The research team also failed to see any evidence that the carapace is adapted to automatically assist in stability. In fact, they observed the opposite. Both the flow tank experiments and simulations showed that boxfish are actually exceedingly unstable in the water and tend to naturally waver, bob, duck, and pitch all over the place while swimming. Rather than self-correction, the carapace seemed to promote spinning along with the direction of the flow. The computer simulations also failed to identify the spiral flows purported to aid in the “vortex lift” thought to bring the boxfish back into a straight path.

Based on this, it appears as though the unbalanced, wobbly, tippy boxfish makes for a better spinning top than a car.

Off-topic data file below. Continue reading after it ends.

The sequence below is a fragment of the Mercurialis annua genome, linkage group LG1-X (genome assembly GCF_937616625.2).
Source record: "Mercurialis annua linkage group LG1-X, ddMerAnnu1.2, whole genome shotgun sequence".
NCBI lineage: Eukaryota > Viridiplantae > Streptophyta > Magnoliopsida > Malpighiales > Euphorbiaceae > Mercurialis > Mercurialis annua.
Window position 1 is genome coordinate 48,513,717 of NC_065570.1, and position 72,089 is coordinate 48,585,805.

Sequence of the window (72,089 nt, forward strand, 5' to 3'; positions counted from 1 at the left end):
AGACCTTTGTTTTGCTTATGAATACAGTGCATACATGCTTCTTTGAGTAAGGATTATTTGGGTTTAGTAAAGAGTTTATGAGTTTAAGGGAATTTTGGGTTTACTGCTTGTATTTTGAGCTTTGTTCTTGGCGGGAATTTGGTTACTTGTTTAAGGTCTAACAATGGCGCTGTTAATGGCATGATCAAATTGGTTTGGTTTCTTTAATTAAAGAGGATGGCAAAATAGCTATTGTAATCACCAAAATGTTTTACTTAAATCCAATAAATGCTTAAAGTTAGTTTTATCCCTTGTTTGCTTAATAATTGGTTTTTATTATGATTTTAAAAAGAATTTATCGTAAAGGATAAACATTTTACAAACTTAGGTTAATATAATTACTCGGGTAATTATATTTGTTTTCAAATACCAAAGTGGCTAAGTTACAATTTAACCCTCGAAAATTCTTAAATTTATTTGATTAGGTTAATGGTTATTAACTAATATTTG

But how, then, does the boxfish manage to swim at all? Shouldn’t it spend its life helplessly tossed along the currents and swells, tragically bonking into coral heads left and right like an undersea tumbleweed? The answer lies in its tiny, seemingly insignificant fins, particularly those on its tail and its sides. It is likely that boxfish neatly rein in and control their wild topsy-turvyness with deliberate, coordinated, synchronized fin beats. This would provide stability in motion while also encouraging a high degree of maneuverability. Such a system would work like the battery of a propulsion jet that allows an astronaut to move around with extreme precision in the gravity-bereft environment of a spacewalk, tilting and articulating his free-floating body in concert. Previous studies have shown that these fins have a marked influence on locomotion and agility. For example, the boxfish’s hyperflexible tail functions like a rudder, and the fish can swivel around with surprising nimbleness by cranking its tail against its side, inducing a turn of 180 degrees with a near-zero turn radius.* If this ability were incorporated into a bio-inspired vehicle, surely the global population of those who abhor parallel parking as much as I do would cheer their throats sore. A contingent of constant, small, controlled swimming movements allowing for mastery of a radically unstable body would certainly be consistent with the legendary mobility boxfish are known for in the wild.